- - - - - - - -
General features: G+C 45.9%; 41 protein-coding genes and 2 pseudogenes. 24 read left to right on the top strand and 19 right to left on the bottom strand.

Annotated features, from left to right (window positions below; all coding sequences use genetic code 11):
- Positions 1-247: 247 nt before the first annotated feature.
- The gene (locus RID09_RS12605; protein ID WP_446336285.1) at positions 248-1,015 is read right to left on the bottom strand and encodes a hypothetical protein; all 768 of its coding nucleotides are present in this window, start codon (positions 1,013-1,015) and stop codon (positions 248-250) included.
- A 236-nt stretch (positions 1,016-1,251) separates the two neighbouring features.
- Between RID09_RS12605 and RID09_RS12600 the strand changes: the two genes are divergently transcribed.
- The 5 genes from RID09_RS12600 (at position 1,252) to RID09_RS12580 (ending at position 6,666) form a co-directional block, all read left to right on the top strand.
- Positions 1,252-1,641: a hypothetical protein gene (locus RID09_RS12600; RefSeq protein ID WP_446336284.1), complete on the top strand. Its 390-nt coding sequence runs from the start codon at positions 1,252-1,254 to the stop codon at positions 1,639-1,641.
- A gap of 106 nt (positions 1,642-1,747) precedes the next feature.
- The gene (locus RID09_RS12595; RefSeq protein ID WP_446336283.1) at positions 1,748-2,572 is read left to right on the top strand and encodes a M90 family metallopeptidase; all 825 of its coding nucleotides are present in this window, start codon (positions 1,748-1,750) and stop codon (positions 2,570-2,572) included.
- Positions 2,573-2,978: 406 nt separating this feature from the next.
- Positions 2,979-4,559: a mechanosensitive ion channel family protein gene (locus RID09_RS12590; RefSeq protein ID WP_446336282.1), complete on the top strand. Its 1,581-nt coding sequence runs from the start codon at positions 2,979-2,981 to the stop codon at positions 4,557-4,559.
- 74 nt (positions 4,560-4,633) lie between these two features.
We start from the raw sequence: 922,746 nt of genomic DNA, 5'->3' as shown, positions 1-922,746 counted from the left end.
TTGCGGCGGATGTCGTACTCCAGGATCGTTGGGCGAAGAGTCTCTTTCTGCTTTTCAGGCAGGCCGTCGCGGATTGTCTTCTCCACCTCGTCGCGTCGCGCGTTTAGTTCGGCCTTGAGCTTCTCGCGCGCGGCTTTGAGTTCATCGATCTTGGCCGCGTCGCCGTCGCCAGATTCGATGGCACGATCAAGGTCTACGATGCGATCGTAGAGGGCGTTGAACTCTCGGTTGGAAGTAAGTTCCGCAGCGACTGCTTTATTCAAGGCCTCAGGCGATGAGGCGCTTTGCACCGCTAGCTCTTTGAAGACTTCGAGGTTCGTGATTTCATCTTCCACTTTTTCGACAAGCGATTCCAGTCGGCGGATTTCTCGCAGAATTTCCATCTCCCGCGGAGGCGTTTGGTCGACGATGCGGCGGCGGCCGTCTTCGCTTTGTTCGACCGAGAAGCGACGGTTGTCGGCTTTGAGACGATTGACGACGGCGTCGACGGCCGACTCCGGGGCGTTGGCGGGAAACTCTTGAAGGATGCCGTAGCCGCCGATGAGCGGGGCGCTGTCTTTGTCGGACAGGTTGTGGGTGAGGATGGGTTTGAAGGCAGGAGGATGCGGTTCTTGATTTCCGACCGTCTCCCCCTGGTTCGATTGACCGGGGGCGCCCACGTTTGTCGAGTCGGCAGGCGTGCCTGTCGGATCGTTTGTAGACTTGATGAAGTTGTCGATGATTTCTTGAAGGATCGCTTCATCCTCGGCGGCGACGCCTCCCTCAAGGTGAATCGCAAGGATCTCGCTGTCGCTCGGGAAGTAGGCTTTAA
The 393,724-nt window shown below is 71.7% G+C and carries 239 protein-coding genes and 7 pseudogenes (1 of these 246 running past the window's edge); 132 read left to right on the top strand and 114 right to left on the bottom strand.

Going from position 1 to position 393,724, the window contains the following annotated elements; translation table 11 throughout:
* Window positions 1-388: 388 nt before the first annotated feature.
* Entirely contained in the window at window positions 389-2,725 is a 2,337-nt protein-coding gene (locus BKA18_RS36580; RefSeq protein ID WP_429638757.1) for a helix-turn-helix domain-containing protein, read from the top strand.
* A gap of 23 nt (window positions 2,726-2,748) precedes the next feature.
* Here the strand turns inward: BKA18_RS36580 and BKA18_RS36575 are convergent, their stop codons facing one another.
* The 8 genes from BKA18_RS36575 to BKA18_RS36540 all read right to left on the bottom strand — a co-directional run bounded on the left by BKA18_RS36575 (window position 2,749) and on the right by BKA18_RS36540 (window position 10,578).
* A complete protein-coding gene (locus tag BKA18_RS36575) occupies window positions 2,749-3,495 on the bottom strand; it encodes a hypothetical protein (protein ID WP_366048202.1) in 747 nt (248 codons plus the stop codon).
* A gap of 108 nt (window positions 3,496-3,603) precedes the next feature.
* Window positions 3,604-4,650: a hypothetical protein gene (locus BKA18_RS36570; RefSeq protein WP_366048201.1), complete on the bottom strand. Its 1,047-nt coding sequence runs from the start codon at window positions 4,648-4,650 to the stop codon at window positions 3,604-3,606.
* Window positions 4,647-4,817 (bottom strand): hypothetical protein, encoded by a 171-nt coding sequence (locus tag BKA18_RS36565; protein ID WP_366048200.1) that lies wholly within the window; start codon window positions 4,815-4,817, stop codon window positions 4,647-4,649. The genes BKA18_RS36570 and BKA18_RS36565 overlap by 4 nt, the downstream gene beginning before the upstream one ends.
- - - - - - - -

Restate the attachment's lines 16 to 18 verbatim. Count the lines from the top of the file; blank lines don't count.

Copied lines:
The 393,724-nt window shown below is 71.7% G+C and carries 239 protein-coding genes and 7 pseudogenes (1 of these 246 running past the window's edge); 132 read left to right on the top strand and 114 right to left on the bottom strand.

Going from position 1 to position 393,724, the window contains the following annotated elements; translation table 11 throughout:
* Window positions 1-388: 388 nt before the first annotated feature.